After a week in which Donald Trump waded further into the treacherous territory of race relations and continued to draw fire for choosing a campaign chairman with close ties to white nationalists, Republican National Committee Chair Reince Priebus rose to the defense of the GOP presidential nominee in an appearance on Meet the Press on Sunday.
“I know Donald Trump,” Priebus said. “I know Donald Trump in private, I talk to him every day. I know what he's thinking about a lot of these issues and this is a good and decent man that wants to do the right thing and wants to take every position that he's talking about and pepper it with decency, dignity and humanity.”
It was a powerful endorsement of the GOP’s troubled nominee, and if it had occurred in a vacuum, it might have had an impact — at least among people disposed to take their political cues from the traditional Republican establishment. Of course, it occurred not in a vacuum, but in the course of an interview in which Priebus was asked about Trump’s various positions — or lack thereof — on a multitude of issues.
In general, the answers didn’t sound like a man who has a close personal relationship with his party’s nominee.
Host Chuck Todd asked if he thinks it is odd that Trump’s position on his signature issue of immigration remains unclear after all this time. Priebus began his answer with a giant caveat: “I just don't speak for Donald Trump.”
Asked about Trump’s position on undocumented immigrants who have lived in the country without violating other laws, Priebus said, “Well, look, I mean, those are the things that Donald Trump is going to answer.”
Where does Trump stand on the issue of birthright citizenship?
“You're going to have to ask him,” said Priebus.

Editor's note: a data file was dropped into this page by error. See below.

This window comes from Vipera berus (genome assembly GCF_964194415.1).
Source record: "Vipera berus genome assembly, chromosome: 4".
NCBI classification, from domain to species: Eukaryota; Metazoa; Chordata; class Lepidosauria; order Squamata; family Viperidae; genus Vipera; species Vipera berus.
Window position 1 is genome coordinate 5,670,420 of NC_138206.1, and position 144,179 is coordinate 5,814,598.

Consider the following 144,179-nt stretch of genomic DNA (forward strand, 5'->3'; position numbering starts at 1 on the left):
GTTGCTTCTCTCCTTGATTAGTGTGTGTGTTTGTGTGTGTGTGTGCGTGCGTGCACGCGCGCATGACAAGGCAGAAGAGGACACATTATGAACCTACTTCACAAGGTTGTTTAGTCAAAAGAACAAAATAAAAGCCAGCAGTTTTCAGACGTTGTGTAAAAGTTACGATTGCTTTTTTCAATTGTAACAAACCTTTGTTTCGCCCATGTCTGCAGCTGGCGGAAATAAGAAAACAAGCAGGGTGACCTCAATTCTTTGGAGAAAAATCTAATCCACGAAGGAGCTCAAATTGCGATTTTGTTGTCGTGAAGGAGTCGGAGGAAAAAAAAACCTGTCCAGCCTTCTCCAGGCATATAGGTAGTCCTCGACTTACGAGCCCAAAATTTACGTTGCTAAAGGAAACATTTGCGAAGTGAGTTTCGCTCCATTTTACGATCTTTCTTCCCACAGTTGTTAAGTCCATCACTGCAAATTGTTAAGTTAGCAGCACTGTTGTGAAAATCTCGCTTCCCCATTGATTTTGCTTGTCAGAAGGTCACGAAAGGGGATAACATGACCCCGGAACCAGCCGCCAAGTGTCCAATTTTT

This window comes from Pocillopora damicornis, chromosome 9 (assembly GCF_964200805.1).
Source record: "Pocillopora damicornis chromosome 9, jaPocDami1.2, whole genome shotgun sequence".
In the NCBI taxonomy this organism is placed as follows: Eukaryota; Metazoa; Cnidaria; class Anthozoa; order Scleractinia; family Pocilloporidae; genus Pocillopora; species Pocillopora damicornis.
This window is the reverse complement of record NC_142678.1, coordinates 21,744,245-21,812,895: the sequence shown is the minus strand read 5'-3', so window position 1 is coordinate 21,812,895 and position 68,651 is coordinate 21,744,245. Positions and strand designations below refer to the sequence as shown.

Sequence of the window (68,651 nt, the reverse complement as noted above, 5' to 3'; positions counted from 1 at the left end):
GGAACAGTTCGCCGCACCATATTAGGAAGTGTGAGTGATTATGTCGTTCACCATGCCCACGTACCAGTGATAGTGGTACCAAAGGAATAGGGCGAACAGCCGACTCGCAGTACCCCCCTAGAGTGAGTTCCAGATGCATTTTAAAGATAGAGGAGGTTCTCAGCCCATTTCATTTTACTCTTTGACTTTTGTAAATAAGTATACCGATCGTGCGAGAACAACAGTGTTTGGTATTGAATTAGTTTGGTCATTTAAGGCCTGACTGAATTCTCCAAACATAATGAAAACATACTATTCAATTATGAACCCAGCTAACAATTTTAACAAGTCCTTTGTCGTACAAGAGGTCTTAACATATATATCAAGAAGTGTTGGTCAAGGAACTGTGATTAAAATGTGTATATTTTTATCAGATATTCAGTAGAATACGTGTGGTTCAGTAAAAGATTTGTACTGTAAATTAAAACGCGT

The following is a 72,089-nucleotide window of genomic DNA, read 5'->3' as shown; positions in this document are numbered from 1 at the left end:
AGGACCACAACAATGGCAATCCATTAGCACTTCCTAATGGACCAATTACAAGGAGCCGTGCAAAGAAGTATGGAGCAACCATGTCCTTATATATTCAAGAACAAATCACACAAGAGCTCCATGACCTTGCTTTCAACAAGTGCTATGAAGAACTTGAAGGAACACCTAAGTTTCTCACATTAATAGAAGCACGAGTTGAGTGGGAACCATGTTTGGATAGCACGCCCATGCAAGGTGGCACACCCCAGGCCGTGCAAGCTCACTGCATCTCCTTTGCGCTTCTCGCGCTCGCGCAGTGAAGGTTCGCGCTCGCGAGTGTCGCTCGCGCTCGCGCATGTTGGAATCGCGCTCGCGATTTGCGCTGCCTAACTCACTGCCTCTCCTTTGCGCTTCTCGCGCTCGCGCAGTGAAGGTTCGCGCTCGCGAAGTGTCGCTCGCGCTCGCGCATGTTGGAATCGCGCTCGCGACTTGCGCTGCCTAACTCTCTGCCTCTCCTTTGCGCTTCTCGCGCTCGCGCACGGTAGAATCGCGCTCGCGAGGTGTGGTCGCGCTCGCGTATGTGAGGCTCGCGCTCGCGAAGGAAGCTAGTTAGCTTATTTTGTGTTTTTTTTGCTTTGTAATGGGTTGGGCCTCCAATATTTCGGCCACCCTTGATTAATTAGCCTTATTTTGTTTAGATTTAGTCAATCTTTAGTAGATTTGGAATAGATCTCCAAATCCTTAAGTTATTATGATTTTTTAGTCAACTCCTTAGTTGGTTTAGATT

Todd managed to tease out an admission from Priebus that he does not support eliminating birthright citizenship, and said, “And so, you think Donald Trump — so your advice to him would be don't be touching birthright citizenship?”
“Well, a nominee is not — doesn't have to adopt every single position and platform position of the Republican Party,” Priebus said. “If we're talking about what my opinion is on birthright citizenship, [it] does not necessarily have to be adopted by a nominee. My exact view of immigration and how it should be pursued does not have to be adopted by a nominee.”
Todd moved on to the question of race, and asked Priebus his thoughts on Trump’s assertion that Clinton is bigoted against African-Americans.
“Look, here's what I think: These are not my words,” Priebus said, before repeating criticisms of Clinton for calling some young gang members “super predators” and saying that she had “talked about race in a way that's unacceptable.”
Is Preibus happy with the current direction of the Trump campaign?
“Look, you know, I go with the flow based on what the campaign wants to do.”
What about Trump’s choice of GOP pollster Kellyanne Conway as his new campaign manager, and his installation of controversial Breitbart News executive chairman Steve Bannon as campaign chairman?
“I think Kellyanne is doing a phenomenal job,” Priebus said. “I don't know Steve Bannon, to tell you the truth, very well.”
When Todd probed further into the issue of the hiring of Bannon — who in addition to making his news outlet a home to white “racialists” has been accused of domestic abuse and anti-Semitism, Priebus said, “Look, and I don't know how much of it is true or not and neither do you. And so, I don't speculate based on what other third parties say about people. I tend to judge people based on what I see and what I interact with.”
Trouble is, it’s hard to see much when afflicted with a case of willful blindness.